I live in Switzerland, and here is a picture of Jennifer Chalbaud in Venezuela, holding a picture of my Gonzo Art painting. The internet is a fine and fabulous thing, but I grew up writing things with a pen, and that’s sometimes the best way to send a message. This isn’t always the case, my hand-writing can be horrible and near impossible to read. However, if I take my time the writing is coherent. Sometimes I’ll write a letter on the computer and then write it out by hand to send. In the instant message update world of Facebook and Twitter, I think it’s important to write by hand sometimes. Just like I think it’s important to sometimes paint with real brushes instead of only with the virtual ones in Photoshop. Words are sometimes more meaningful when you know that someone took the time to write them specifically just for you. Sharing words on Facebook and Twitter is fine, it’s fun to do and sometimes contributes to the over-throw of governments. Sharing written words is a dying form of communication, but it’s far more likely that you’ll be able to read a written letter you’ve saved in twenty years than find the random Tweets you’ve sent.
Sometime in the past I joined a website called Talenthouse.com and added some paintings to my portfolio. This was all fine and good, but then I applied to a Creative Invite competition, I won, and as a result spent a weekend in Copenhagen as a guest at Hotel Fox, doing paintings for (t)here magazine. This was an interesting time, but one of the cooler points of a place like Talenthouse, is that you meet interesting people you wouldn’t have met in any other way. One such person is Jennifer Chalbaud, a fashion designer from Venezuela. Around Christmas time in 2010 I decided I needed to stop just using Facebook and Twitter to send messages and decided to step back in time and write some cards or letters. To be dramatic, I told people I was protesting the instant update. I decided it would be best to get some of my photos/paintings printed, so I got cards made at moo.com, my favorite place for such things. I had five images printed, including a Bratz doll, an image from my ProtestLove series, and Gonzo Art (my masterpiece to date), produced in Copenhagen. I figured it would be best to send cards to people who want them, and I posted an update to Facebook/Twitter asking if anyone wanted me to send them a card. One of those who responded was Jennifer. She said she liked my Gonzo Art image so naturally I sent her one of those. In the card I basically said that it’s been cool getting to know about her and her work, and that it’s great to get to know people who you feel inspired by.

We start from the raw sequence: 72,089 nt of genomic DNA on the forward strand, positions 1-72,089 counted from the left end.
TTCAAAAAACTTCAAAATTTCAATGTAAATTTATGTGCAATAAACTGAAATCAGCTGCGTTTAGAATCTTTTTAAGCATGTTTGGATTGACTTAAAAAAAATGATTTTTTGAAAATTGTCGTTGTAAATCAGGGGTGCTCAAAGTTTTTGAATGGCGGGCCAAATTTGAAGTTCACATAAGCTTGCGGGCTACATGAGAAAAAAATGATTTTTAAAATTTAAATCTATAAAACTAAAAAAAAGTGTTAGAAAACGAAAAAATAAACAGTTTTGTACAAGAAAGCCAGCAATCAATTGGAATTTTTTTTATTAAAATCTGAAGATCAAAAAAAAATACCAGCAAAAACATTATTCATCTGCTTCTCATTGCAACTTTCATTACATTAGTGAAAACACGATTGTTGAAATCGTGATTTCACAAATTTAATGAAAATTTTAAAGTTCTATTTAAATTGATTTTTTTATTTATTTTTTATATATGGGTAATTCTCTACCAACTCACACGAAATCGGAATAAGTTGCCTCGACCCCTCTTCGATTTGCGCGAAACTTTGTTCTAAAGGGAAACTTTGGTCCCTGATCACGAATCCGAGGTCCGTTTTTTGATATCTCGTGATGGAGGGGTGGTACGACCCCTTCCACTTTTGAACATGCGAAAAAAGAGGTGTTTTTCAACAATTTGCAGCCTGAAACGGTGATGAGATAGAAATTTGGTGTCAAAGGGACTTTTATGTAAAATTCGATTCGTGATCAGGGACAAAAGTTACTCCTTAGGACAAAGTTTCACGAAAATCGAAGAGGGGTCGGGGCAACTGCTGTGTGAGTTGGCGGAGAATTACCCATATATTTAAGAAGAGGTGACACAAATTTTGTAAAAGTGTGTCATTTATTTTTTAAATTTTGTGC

Sharing is Good
Eventually the Gonzo Art card worked its way through the global mail systems and ended up in her mailbox. Then Jennifer had a dream (this is how she described it). In her dream I was at a beach taking some portraits of a couple, and the couple had done some body paintings done in the style of my Gonzo Art. The idea for Gonzo Art was taken by me from from the writing style of the late Hunter S. Thompson, the idea being that the work is done fast and with a purpose. It should happen in the moment – without thinking, the hand writes what the mind perceives and it’s sent off to the printed without edits (of course, this never happened in reality). So, Jennifer followed that style for her inspiration and created a design for the Mambo Surfdeluxe contest on Facebook.
I’m a trained scientist and I naturally like to look for patterns in life. Patterns give people a certain reassurance, a slight feeling of being able to sort of tell the future by understanding the rules of the World and the rhythms that operate in the universe. Other people prefer total chaos. One of the surest patterns I know in this life is that sharing leads to good things. It worked when I was five and it works even better now. I shared my art on Talenthouse and had an awesome experience painting in Copenhagen. I shared some thoughts with Jennifer and sent her an image of my art and she was inspired to create something new of her own. She has shared this creation on the Mambo Surfdeluxe Facebook page, and it has been viewed by a number of different people, and I wonder what they have been inspired to do. Be inspired, create, share, repeat.
Check out more of Jennifer Chalbaud on Talenthouse, Facebook, and Twitter (@jennychalbaud)